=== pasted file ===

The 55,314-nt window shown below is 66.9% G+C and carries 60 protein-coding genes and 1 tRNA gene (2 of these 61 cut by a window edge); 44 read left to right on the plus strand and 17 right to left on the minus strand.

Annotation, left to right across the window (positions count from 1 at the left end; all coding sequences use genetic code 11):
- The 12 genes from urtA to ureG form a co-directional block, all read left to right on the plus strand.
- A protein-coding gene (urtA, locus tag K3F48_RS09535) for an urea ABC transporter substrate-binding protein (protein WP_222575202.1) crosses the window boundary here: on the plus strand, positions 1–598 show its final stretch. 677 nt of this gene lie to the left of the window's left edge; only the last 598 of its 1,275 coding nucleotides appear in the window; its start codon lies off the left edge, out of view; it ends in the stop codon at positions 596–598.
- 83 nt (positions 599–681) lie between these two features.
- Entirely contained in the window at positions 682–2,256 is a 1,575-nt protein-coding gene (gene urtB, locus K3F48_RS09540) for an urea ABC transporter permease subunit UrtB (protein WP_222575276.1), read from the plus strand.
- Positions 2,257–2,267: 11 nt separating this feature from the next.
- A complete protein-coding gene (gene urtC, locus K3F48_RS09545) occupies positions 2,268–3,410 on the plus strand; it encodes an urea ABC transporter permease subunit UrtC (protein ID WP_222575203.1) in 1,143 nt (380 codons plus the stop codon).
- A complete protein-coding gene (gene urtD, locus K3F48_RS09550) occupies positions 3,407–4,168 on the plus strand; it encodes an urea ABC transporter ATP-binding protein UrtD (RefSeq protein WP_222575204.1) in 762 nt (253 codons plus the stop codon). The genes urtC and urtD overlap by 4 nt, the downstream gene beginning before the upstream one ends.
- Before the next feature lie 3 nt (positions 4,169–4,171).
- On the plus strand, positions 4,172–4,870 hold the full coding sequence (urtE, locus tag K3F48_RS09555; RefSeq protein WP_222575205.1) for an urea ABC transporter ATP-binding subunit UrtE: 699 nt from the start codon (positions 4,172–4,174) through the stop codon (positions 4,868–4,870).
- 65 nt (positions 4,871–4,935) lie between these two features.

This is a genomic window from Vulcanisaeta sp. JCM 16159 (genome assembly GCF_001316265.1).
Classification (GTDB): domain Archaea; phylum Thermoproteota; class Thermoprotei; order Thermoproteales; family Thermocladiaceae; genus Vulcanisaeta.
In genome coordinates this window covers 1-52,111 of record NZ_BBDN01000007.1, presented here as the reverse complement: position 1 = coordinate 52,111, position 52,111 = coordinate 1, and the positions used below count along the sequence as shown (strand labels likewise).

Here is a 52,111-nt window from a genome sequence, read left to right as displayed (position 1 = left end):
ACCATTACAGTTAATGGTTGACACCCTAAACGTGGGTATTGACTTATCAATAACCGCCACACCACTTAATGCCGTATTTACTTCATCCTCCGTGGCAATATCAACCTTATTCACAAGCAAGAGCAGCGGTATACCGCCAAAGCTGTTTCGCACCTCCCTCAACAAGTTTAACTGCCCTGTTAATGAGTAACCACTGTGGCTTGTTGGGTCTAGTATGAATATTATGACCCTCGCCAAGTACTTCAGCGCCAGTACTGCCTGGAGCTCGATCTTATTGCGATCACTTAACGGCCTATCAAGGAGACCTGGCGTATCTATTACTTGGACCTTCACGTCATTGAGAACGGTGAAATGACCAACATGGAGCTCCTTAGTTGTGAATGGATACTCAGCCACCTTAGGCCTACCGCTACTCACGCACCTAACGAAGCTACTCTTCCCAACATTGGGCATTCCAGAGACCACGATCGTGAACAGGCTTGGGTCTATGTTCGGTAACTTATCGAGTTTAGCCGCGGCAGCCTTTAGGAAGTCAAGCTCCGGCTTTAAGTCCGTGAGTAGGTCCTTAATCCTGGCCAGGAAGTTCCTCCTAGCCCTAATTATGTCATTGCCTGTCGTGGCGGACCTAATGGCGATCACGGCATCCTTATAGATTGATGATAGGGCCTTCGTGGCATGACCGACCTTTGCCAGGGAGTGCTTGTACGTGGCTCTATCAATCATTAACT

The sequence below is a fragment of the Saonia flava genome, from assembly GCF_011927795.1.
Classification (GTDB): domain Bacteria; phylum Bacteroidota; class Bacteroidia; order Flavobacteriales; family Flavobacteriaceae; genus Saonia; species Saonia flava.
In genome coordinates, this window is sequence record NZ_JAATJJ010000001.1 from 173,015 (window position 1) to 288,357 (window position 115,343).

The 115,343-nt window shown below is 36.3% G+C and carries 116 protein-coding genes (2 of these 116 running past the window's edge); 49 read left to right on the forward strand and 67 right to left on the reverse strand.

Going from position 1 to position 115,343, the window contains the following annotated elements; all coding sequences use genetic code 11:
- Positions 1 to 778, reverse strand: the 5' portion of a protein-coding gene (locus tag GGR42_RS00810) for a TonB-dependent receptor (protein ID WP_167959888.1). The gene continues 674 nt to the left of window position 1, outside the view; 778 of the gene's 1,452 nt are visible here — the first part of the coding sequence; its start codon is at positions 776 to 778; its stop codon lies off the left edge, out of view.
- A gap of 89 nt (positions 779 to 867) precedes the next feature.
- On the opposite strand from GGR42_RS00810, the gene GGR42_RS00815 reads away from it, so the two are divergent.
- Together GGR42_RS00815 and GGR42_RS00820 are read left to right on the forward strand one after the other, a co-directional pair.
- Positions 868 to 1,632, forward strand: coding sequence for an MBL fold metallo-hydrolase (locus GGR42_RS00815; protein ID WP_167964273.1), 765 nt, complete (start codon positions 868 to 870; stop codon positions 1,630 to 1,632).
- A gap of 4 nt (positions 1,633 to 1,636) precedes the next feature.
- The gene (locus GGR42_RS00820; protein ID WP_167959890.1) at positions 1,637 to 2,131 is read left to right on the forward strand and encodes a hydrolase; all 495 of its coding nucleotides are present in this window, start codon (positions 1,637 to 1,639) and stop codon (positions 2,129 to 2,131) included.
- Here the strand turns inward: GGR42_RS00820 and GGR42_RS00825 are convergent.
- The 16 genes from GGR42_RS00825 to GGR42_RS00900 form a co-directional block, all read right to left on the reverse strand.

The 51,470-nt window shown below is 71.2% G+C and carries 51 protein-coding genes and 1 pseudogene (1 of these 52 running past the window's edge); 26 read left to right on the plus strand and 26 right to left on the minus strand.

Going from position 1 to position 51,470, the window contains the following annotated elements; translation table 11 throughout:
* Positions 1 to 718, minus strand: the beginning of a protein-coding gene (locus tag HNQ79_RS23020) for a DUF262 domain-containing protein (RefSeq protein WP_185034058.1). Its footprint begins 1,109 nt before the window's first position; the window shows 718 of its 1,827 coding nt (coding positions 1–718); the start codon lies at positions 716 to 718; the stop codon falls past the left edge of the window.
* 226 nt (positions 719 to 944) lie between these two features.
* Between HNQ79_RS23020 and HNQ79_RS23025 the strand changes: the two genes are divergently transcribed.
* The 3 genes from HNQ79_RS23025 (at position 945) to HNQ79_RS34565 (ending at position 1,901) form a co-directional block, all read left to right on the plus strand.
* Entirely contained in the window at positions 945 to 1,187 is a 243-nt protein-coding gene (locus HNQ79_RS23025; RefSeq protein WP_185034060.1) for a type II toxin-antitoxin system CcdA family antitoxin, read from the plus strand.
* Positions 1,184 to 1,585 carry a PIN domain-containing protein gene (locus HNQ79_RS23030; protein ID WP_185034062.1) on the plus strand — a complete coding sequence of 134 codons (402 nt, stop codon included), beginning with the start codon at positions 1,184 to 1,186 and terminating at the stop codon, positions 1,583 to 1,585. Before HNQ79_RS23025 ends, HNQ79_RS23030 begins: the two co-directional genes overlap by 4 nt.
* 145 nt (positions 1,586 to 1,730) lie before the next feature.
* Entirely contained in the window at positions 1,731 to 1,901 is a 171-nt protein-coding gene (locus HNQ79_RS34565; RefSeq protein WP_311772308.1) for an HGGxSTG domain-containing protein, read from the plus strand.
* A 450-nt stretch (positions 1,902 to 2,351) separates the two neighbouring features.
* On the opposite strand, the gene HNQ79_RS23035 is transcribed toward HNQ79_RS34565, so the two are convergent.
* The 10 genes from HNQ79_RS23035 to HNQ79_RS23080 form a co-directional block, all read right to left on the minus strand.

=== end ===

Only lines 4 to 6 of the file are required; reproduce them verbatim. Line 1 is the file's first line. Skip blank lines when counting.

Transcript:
- A protein-coding gene (urtA, locus tag K3F48_RS09535) for an urea ABC transporter substrate-binding protein (protein WP_222575202.1) crosses the window boundary here: on the plus strand, positions 1–598 show its final stretch. 677 nt of this gene lie to the left of the window's left edge; only the last 598 of its 1,275 coding nucleotides appear in the window; its start codon lies off the left edge, out of view; it ends in the stop codon at positions 596–598.
- 83 nt (positions 599–681) lie between these two features.
- Entirely contained in the window at positions 682–2,256 is a 1,575-nt protein-coding gene (gene urtB, locus K3F48_RS09540) for an urea ABC transporter permease subunit UrtB (protein WP_222575276.1), read from the plus strand.